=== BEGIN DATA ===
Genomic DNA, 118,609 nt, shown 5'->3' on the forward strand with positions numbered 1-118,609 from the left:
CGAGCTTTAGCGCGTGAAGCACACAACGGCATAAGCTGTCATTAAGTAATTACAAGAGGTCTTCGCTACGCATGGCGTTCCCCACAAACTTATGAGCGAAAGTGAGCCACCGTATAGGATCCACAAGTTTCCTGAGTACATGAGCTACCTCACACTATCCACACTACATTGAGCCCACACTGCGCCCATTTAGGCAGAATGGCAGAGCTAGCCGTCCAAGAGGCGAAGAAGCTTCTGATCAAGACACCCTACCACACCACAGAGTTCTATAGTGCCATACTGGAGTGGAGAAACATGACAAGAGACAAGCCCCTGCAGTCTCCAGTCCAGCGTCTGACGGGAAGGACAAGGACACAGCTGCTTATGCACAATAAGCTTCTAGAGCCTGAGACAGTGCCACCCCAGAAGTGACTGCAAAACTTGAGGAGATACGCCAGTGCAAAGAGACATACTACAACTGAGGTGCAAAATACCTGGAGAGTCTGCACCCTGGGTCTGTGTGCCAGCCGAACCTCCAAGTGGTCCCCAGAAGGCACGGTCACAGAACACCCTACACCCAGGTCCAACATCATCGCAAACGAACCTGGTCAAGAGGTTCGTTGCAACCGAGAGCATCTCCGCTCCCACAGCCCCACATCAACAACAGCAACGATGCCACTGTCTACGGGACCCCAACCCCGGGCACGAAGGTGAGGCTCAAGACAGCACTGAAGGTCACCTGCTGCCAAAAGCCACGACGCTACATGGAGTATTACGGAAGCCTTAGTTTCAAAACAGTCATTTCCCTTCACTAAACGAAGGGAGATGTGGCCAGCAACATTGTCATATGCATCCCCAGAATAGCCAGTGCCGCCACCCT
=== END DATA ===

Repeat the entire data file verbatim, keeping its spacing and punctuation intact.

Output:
Genomic DNA, 118,609 nt, shown 5'->3' on the forward strand with positions numbered 1-118,609 from the left:
CGAGCTTTAGCGCGTGAAGCACACAACGGCATAAGCTGTCATTAAGTAATTACAAGAGGTCTTCGCTACGCATGGCGTTCCCCACAAACTTATGAGCGAAAGTGAGCCACCGTATAGGATCCACAAGTTTCCTGAGTACATGAGCTACCTCACACTATCCACACTACATTGAGCCCACACTGCGCCCATTTAGGCAGAATGGCAGAGCTAGCCGTCCAAGAGGCGAAGAAGCTTCTGATCAAGACACCCTACCACACCACAGAGTTCTATAGTGCCATACTGGAGTGGAGAAACATGACAAGAGACAAGCCCCTGCAGTCTCCAGTCCAGCGTCTGACGGGAAGGACAAGGACACAGCTGCTTATGCACAATAAGCTTCTAGAGCCTGAGACAGTGCCACCCCAGAAGTGACTGCAAAACTTGAGGAGATACGCCAGTGCAAAGAGACATACTACAACTGAGGTGCAAAATACCTGGAGAGTCTGCACCCTGGGTCTGTGTGCCAGCCGAACCTCCAAGTGGTCCCCAGAAGGCACGGTCACAGAACACCCTACACCCAGGTCCAACATCATCGCAAACGAACCTGGTCAAGAGGTTCGTTGCAACCGAGAGCATCTCCGCTCCCACAGCCCCACATCAACAACAGCAACGATGCCACTGTCTACGGGACCCCAACCCCGGGCACGAAGGTGAGGCTCAAGACAGCACTGAAGGTCACCTGCTGCCAAAAGCCACGACGCTACATGGAGTATTACGGAAGCCTTAGTTTCAAAACAGTCATTTCCCTTCACTAAACGAAGGGAGATGTGGCCAGCAACATTGTCATATGCATCCCCAGAATAGCCAGTGCCGCCACCCT